Coronavirus and Russia: Trump and the GOP's double betrayal - 2020-09-11
Not since the Civil War—when leaders responsible for the enslavement and brutalization of millions of Americans sought to destroy the United States and took military action that resulted in the violent deaths of hundreds of thousands of citizens—has a group of politicians so profoundly betrayed the republic. And this band—Donald Trump and GOP officials—has done so on two fronts simultaneously. They have failed to respond effectively to a pair of immense threats: a pandemic that has claimed the lives of close to 200,000 Americans, and a foreign attack on the political foundation of the country. What exacerbates this double tragedy is that Trump and his Republican supporters have done so purposefully. This has been no accident or act of unintentional incompetence. In each case, they sacrificed the public interest—including the well-being and the lives of millions of Americans—to serve their own interests. Trump and his crew have forsaken the United States of America.
It can be easy to lose sight of this big picture, as headlines explode every hour within a political media world cursed by tribalized partisan divisions. There already exists more than enough information to support such an extreme-sounding verdict. But evidence piles up each day—perhaps coming so fast as to overwhelm. The latest revelation (as I write) regarding Trump and the coronavirus crisis is that he told reporter Bob Woodward in March, "I wanted to always play it down." Here is confirmation of what Americans had repeatedly seen with their own eyes for months: Trump lied about the dangers posed by this killer virus. And those lies, mostly unchallenged by his Republican allies and largely echoed by conservative media propagandists, shaped the ineffectual federal response and influenced how millions of Americans viewed the risks posed by the pandemic. One example: sticking with this big lie, Trump, who in early February privately told Woodward that the virus was airborne, refused to encourage mask-wearing. It's likely that thousands—or tens of thousands—have died due to this.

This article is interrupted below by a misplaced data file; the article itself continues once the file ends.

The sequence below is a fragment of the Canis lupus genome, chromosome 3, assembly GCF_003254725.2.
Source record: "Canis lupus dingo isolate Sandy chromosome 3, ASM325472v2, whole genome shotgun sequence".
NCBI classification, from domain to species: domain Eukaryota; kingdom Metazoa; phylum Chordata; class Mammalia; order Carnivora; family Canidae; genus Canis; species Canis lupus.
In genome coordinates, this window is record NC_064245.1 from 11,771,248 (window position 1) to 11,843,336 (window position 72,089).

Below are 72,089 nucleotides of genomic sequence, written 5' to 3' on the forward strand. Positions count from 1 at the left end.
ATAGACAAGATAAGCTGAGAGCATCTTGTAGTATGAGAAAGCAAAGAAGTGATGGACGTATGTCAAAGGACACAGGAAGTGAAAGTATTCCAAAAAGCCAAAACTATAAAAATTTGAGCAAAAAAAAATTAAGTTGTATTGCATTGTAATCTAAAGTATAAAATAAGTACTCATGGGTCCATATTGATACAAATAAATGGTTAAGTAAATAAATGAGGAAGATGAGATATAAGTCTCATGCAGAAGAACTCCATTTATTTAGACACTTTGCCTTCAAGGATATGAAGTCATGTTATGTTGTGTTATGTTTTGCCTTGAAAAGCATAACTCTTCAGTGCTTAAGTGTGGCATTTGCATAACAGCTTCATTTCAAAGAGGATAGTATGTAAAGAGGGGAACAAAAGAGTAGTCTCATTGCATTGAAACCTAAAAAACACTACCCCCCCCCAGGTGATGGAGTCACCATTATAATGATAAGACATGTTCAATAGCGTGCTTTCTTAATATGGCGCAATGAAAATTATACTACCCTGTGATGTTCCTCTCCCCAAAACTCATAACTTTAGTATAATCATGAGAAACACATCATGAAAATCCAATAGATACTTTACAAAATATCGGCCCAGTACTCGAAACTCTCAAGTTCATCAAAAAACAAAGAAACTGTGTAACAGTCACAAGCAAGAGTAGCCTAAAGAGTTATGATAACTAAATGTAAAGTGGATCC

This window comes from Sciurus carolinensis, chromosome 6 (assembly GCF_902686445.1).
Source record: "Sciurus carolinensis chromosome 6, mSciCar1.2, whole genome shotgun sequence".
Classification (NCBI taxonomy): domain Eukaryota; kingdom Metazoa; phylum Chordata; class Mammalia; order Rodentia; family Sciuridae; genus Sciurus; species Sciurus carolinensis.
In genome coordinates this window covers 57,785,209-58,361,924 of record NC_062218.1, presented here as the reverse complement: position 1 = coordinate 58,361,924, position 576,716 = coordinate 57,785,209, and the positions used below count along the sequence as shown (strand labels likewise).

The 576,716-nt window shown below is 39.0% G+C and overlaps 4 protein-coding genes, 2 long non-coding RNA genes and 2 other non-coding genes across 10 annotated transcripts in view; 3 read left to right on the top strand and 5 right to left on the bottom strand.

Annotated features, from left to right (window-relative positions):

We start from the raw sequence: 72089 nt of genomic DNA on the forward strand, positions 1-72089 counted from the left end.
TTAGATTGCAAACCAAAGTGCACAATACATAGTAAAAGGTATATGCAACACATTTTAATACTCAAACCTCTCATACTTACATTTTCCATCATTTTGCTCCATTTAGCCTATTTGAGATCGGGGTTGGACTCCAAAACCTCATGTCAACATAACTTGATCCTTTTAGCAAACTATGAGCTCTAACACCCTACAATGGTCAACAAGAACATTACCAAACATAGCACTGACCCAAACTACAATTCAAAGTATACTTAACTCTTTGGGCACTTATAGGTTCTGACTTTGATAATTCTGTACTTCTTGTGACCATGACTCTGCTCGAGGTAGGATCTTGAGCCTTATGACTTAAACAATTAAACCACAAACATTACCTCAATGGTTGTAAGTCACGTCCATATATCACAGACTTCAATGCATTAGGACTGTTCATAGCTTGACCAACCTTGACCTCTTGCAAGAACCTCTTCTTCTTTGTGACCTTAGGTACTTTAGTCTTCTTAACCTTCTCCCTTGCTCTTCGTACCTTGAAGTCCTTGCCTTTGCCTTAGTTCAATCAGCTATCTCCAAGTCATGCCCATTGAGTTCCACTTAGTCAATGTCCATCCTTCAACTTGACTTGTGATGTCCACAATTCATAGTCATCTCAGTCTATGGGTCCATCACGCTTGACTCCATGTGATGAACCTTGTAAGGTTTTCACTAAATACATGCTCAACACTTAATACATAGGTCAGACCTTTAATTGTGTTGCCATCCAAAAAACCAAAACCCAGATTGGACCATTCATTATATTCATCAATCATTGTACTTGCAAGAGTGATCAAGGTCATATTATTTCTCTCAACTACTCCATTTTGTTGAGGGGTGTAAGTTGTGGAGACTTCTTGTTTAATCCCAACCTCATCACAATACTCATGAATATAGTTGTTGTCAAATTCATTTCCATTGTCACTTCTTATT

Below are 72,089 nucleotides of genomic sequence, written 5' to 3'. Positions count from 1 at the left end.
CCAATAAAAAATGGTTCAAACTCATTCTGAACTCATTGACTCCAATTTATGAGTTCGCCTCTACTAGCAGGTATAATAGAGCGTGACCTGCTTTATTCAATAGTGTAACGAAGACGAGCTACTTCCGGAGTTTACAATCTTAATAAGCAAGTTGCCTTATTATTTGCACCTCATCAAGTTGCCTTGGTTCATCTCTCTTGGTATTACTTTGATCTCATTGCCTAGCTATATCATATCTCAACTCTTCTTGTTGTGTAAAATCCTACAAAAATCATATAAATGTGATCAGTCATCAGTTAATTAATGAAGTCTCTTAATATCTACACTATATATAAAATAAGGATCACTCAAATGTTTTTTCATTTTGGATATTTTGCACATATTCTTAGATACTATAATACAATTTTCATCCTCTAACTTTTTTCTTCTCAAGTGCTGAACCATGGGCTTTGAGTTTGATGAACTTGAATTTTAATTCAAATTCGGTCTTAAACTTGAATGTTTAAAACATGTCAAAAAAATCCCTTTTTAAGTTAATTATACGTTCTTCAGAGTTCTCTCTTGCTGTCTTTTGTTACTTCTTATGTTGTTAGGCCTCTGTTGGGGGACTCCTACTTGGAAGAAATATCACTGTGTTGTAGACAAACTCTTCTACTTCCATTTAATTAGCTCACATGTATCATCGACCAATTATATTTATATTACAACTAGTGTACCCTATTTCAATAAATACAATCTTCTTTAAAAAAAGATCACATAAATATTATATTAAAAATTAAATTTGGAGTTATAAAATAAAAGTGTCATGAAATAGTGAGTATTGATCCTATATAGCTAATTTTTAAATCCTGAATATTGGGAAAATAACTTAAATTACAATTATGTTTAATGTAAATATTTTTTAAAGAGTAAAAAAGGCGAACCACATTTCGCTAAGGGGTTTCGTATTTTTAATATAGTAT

Trump now claims he did not want to spark a panic. That is clearly another lie. This man relishes in causing panic when it doesn't exist: the immigrant caravan, antifa, the end of the suburbs. He downplayed the pandemic because in his misguided political calculation he believed such bad news would harm his election prospects. (Actually, doing his job well in response to this crisis would have been a damn good electoral strategy. But that did not seem to occur to Trump.) So he tossed out bullshit while Americans were perishing and the economy was crashing. He abandoned his solemn duty to protect the citizenry instead holding rallies, focusing on his TV ratings, and dismissing (and promoting disinformation about) the gravest threat to the nation in decades. All through his me-first dance of denial, Republicans stood by Trump. They cheered him on at Tulsa. They watched as he led the nation toward calamity and death. They accepted this; they enabled it all. Trump endangered the nation, and they were just fine with that.